Understanding The Three Most Common Types Of Data Breaches: Physical, Electronic & Skimming

The article content is provided with our sponsor, Bank of America Merchant Services.

To underline the importance of small business data security, here’s an overview of the most common types of data breaches and the industries that tend to be most affected by them.



As it relates to merchants, Bank of America Merchant Services defines a physical breach as “the physical theft of documents or equipment containing cardholder account data.” A physical breach scenario would involve thieves breaking into your establishment and stealing Point of Sale (POS) terminals, laptops or even hard copies of merchant receipts with the intent of acquiring credit card numbers and information. It could also involve a hacker calling your business posing as a computer technician and instructing an employee to reprogram a terminal so that it could be accessed externally. While the physical theft of customer data only represents 17 percent of all data breaches, the California Dental Association¹ reports that they represent more than half the breaches in the health care field. Best practices to prevent physical data breaches include adhering to procedures outlined by the Payment Card Industry Data Security Standards (PCI DSS), establishing a data handling policy that all of your employees must follow, and securing all devices and files that contain payment card data in safes or locked cabinets.



Bank of America Merchant Services defines an electronic data breach as “the unauthorized access or deliberate attack on a system or network environment where cardholder data is processed, stored or transmitted.” Recent high-profile instances of electronic data breaches include the hacking of a big box retailer that led to thieves gaining access to payment card data belonging to 40 million people, and a fast food restaurant franchise that had the POS systems at 150 of its stores hacked, leading to millions of dollars in unauthorized transactions. According to a report by Gemalto², digital security company, retail electronic breaches accounted for “55 percent of all the records involved in data breaches” in 2014. Since the above listed retail breaches were caused by malware hacks, it’s highly recommended that merchants follow the PCI DSS regarding the encryption of payment card data. Additional best practices include using only strong passwords with your payment processing systems, and maintaining up-to-date anti-malware software on all your computer systems, including any mobile devices that use your company’s secured Wi-Fi®.



Bank of America Merchant Services describes skimming as “the capture and recording of card magnetic stripe data using an external device which is sometimes installed on a merchant’s Point of Sale System.” According to Verizon’s 2015 Data Breach Investigations Report³, skimming only accounts of 3.1 percent of U.S. data breaches. As gas station operators do not have a direct line of sight of all of their pumps, retailers in the petroleum industry are often targeted by fraudsters. For example, in April 2015, it was discovered that 80 different Florida gas stations had skimmers installed on their pumps. To avoid skimming breaches, petroleum retailers should employ security procedures that involve monitoring their pumps and regular inspections of their POS terminals.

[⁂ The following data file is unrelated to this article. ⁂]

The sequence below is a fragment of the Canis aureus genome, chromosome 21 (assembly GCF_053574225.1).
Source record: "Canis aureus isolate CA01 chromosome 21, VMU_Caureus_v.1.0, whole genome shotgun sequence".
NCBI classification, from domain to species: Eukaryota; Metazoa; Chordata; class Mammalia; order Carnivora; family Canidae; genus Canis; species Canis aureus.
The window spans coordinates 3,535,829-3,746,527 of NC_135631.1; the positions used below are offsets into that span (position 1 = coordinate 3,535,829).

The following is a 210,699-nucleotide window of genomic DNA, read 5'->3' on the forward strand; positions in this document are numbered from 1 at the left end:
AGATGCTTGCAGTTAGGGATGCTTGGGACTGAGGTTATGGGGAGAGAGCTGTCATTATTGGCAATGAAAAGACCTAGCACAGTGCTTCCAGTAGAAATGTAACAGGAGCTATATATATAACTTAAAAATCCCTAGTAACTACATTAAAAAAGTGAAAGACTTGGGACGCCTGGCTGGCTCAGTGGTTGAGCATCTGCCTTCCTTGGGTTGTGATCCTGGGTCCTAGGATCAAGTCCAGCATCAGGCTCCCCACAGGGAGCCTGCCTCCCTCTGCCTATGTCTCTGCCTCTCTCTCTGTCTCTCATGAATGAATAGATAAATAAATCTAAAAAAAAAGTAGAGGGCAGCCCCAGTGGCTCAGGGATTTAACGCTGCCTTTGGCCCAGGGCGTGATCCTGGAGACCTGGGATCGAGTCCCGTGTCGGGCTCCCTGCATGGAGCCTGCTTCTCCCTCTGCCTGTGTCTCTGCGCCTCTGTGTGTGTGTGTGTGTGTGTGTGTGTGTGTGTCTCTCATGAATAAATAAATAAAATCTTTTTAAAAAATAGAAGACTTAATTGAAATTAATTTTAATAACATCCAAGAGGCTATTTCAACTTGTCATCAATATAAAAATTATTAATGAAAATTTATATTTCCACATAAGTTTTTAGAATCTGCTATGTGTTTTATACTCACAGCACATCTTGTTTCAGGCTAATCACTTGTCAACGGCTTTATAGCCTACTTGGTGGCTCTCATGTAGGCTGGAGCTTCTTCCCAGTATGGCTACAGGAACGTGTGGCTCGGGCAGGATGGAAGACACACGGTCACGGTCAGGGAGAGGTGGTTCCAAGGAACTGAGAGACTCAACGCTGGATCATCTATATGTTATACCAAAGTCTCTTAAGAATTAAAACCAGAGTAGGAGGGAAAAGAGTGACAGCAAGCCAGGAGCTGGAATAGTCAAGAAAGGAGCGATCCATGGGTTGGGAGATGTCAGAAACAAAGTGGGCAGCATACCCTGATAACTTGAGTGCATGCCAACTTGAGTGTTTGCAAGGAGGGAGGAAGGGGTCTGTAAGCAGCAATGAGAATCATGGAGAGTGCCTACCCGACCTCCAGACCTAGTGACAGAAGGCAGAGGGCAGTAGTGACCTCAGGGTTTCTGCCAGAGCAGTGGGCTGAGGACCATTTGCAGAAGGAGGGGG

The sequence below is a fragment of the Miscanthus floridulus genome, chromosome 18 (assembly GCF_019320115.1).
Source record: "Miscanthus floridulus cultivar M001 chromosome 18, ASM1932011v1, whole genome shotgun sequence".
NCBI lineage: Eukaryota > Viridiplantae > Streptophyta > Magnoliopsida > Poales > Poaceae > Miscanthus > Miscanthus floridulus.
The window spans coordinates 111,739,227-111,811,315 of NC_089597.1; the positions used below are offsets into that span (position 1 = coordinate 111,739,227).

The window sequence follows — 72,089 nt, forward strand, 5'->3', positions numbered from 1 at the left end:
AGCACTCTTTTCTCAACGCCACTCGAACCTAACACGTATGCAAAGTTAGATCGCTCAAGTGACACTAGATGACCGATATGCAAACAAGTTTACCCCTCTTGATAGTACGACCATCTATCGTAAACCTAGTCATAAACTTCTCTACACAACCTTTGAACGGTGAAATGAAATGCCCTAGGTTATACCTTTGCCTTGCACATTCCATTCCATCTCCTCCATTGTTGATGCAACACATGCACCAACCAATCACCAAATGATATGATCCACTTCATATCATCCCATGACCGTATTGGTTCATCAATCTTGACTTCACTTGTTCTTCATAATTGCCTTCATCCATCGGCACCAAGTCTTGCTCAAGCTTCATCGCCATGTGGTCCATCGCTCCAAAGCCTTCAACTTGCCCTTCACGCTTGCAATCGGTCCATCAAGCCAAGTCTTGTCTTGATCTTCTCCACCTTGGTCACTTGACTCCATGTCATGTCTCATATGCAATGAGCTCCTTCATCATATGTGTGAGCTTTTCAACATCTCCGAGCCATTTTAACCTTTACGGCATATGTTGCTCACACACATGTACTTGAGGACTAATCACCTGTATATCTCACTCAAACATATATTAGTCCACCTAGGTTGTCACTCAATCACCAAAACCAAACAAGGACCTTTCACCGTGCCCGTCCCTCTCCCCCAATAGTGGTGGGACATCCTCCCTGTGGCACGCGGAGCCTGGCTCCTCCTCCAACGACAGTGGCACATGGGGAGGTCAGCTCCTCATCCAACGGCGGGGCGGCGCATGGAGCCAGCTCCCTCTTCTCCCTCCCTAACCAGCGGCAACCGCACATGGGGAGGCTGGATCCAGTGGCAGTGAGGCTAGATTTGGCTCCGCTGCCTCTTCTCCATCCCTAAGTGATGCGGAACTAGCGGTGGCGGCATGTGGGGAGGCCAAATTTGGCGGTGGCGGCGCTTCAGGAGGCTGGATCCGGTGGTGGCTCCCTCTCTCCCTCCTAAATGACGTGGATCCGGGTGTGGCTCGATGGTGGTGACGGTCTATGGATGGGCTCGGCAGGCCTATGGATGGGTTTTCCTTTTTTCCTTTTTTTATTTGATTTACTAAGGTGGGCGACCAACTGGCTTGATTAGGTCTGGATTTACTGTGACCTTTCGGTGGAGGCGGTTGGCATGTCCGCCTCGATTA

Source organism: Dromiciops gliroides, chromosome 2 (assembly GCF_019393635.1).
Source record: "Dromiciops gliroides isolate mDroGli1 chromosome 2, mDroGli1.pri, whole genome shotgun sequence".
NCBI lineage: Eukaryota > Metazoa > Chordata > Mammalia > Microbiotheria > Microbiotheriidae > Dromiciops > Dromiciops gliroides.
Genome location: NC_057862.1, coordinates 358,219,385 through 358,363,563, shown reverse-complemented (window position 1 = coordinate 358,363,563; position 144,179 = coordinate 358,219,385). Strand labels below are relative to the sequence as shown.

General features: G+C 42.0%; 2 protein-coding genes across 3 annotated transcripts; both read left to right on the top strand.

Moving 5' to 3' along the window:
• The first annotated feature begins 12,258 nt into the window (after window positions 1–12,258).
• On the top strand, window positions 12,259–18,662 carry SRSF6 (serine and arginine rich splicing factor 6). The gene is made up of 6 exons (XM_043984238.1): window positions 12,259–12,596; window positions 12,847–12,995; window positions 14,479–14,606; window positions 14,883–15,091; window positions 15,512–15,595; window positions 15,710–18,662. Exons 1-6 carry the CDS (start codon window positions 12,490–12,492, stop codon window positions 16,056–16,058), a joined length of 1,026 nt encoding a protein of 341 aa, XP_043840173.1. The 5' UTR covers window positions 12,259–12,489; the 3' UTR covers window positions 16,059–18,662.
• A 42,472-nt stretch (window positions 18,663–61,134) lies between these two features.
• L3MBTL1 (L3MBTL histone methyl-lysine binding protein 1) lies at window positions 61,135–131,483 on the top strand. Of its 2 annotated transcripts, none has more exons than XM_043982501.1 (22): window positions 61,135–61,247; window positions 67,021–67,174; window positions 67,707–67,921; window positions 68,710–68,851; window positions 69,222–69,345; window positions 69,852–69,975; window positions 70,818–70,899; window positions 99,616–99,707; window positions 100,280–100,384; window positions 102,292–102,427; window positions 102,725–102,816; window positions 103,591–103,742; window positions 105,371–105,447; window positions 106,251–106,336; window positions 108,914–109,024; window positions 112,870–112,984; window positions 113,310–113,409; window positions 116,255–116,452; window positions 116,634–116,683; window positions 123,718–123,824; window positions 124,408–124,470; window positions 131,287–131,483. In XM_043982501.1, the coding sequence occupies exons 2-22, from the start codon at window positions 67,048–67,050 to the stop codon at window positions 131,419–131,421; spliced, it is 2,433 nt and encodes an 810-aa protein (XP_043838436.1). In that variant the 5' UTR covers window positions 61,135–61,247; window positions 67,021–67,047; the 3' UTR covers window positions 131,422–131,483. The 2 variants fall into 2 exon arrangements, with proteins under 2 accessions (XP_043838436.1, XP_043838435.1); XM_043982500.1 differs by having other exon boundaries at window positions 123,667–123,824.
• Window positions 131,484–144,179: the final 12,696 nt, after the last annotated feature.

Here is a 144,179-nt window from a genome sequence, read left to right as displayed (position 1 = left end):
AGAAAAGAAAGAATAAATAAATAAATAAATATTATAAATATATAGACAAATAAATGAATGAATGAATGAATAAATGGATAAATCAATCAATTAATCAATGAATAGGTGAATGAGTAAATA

The EMV®⁴ Changeover

A recent change in how payment cards are processed allows small business owners to mitigate their risk of being defrauded. EMV is a secure payment card-processing standard that has been used by most international markets for years now. The major card brands have implemented EMV (EuroPay, MasterCard® and Visa®); known as “chip” card technology in the U.S. EMV chip card technology heightens security through the use of stronger authentication that reduces the value of stolen data by helping prevent criminals from successfully completing face to face fraudulent card transactions.

Merchants that are not EMV enabled as of October 1, 2015, may be liable for potential counterfeit and transactions using lost or stolen cards. Liability will fall on the entity that has not upgraded to chip, whether it’s the issuer or the merchant/retailer.   If both are EMV enabled, then the issuer will be responsible, in most cases.


Data Breaches and EMV

For retailers to become EMV compliant, they need to ensure their Point-of-sale (POS) system can accept chip cards. EMV technology is stronger than traditional magnetic cards because thieves who capture credit card information via physical, electronic and skimming data breaches won’t be able to create counterfeit payment cards because they can’t replicate dynamic smart chip data. As a comprehensive EMV white paper prepared by Bank of America Merchant Services points out, when the EMV standard was adopted in the United Kingdom, POS fraud dropped by 34 percent⁵. With the opportunity to make such a significant decrease in fraud, data security conscious small business owners should consider becoming EMV enabled.


To learn more about data breaches, EMV and how it affects your business, visit http://merch.bankofamerica.com or contact a Bank of America Merchant Services business consultant.

¹California Dental Association,  http://www.cda.org/news-events/physical-theft-most-common-data-breach-in-practices

²Gemalto; http://breachlevelindex.com/pdf/Breach-Level-Index-Annual-Report-2014.pdf

³ Verizon’s 2015 Data Breach Investigations Report; http://www.verizonenterprise.com/DBIR/2015

⁴EMV is a registered trademark in the U.S. and other countries, and an unregistered trademark elsewhere. EMV® is a registered trademark owned by EMVCo LLC.

⁵Why You Should Adopt EMV® Chip Card Technology; Bank of America Merchant Services, Oct 2015



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